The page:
Onset Tg (by DSC) of the unmodified alkyd U1 was -29° C.; PHBA-grafted alkyds G1-G5 had onset Tg s at -24°, -20°, -15°, -10°, and +17° C., respectively. DSC traces of the alkyd u1 and grafted alkyds G1-G3 were featureless except for the inflection assigned to Tg and the broad exothermic peaks due to thermal cross-linking. DSCs of alkyds G4 and G5 had sharp endothermic peaks at 190° and 225° C., respectively; these peaks are attributable to the clearing temperature (Tcl) of the L-C phases. The DSC thermogram of alkyd G4 is shown in FIG. 2. DSC thermograms of random alkyds R1-R3 are similar to those of alkyds U1, G1, G2, and G3, no endothermic peaks appeared. Tg s of R1, R2, and R3 were -23°, -18°, and -12° C., respectively.
Optical textures of the dried films were examined under a polarizing microscope with a hot stage. Films of alkyds U1, G1-G3 and R1-R3 had no visible L-C phases. However, L-C (mesomorphous) phases were clearly visible in films of alkyds G4 and G5. The L-C phase in films of alkyd G4 disappeared when the specimen was heated above 190° C. and reappeared quickly as it was cooled to around 190° C.
Alkyds U1, G1-G3 and R1-R3 appeared soluble in commercial xylene at all concentrations. In contrast, alkyds G4 and G5 formed stable, opaque dispersions in xylene at concentrations of 5 wt % or higher.
The relationship between viscosity and PHBA content of 70/30 (w/w) mixtures of alkyds G1-G1 and R1-R3 in xylene are shown in FIG. 3. Viscosity increases with increasing PHBA content for alkyds G1-G3, but it drops sharply for alkyd G4. This drop is presumably associated with the tendency of alkyd G4 to form non-aqueous dispersions. On the other hand, "random" alkyd R3, whose overall composition is similar to that of G4, has the highest viscosity in the series. The solids/viscosity relationship of alkyd G4 is shown in FIG. 4.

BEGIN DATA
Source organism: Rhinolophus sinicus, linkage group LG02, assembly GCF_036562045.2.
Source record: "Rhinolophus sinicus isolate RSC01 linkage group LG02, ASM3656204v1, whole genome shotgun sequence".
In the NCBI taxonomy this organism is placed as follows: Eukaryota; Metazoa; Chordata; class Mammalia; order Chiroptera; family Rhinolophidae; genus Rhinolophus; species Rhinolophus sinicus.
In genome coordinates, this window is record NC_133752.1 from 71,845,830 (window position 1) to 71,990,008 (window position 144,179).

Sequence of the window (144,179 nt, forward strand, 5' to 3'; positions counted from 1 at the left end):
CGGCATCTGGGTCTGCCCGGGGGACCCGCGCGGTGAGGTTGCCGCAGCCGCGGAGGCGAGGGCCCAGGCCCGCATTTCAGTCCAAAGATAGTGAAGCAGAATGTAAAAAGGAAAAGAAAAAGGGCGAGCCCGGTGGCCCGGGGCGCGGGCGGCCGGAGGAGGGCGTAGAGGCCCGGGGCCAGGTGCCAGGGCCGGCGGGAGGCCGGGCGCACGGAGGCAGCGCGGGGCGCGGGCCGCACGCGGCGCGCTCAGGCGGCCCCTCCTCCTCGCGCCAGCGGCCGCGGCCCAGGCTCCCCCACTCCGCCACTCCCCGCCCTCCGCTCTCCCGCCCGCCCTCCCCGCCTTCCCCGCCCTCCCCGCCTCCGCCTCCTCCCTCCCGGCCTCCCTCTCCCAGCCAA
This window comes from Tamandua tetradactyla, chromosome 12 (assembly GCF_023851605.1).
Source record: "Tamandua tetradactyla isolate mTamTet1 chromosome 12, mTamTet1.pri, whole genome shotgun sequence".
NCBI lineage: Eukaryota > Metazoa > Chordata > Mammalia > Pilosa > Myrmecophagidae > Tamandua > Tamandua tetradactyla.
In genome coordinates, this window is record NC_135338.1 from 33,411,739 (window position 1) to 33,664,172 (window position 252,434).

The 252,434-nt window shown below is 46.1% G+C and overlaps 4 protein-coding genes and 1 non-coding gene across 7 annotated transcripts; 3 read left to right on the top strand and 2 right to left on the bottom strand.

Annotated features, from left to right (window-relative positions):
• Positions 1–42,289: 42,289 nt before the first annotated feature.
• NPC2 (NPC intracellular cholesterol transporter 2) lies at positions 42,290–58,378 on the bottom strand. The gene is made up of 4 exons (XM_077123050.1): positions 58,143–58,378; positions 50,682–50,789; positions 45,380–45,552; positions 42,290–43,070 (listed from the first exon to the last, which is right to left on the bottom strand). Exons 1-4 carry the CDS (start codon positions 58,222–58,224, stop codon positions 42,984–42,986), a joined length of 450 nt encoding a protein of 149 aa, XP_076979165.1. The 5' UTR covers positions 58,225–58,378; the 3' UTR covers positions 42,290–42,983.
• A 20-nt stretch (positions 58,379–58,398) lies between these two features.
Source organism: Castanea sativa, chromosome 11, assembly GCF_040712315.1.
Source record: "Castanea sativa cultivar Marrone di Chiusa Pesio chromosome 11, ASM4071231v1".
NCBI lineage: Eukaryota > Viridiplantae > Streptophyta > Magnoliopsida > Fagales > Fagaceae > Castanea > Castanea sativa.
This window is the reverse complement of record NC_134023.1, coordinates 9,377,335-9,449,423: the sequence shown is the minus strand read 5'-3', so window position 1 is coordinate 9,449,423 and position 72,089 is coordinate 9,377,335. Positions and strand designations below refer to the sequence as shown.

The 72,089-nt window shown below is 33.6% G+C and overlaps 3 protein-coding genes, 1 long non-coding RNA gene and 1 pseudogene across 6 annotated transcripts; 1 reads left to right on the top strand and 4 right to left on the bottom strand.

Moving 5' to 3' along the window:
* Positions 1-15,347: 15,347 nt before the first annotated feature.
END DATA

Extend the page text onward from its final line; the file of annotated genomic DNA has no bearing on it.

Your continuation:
As shown in Table 3, all PHBA-grafted alkyds dried faster than unmodified alkyd U1, and drying speed increased with PHBA content. Acceleration of drying is by far the greatest for L-C alkyds G4 and G5. The latter dried very rapidly (in 5 minutes). As shown in Table 4, the drying speed of "random" alkyds R1-R3 also increased with the PHBA content, but the effect was much smaller than observed for their grafted counterparts G2-G4.
Coatings made from all alkyds had good adhesion. Films made from alkyds U1, G1 G3 and R1-R3 were glossy and transparent, while film from alkyds G4 and G5 were glossy and translucent.
As shown in Table 3, seven-day old films of PHBA-grafted alkyds G1-G5 had better reverse impact resistance, were harder, and had slightly better acetone resistance than alkyd U1. All these film properties are favored by higher PHBA content. Alkyd G4 had the best balance of properties, while alkyd G5 was the hardest.
TABLE 3______________________________________Dry-to-touch times and film properties of U1 and graftedalkyds G1-G5:Alkyd U1 G1 G2 G3 G4 G5______________________________________Dry time* 10D 5D 7H 5.5H 1H 5Mfilmpropertieshardness 5B 3B 2B B H 2Hreverse 35 35 40 65 80 45impactstrength(in-lb)crosshatch 100% 100% 100% 100% 100% 100%adhesionresistance to 3 5 5 6 8 8acetone(rubs)film GL GL GL GL GL GLappearance TP TP TP TP TL TL______________________________________ *dryers = 0.05% Conapthenate + 0.15% Znnaphthenate by weight per resin. D = day, H = hour, M = minute. GL = glossy, TP = transparent, TL = translucent.
Hardness and solvent resistance of films made from "random" alkyds R1-R3 improved with increasing PHBA content (Table 4). On the other hand, impact strength decreased with increasing PHBA content.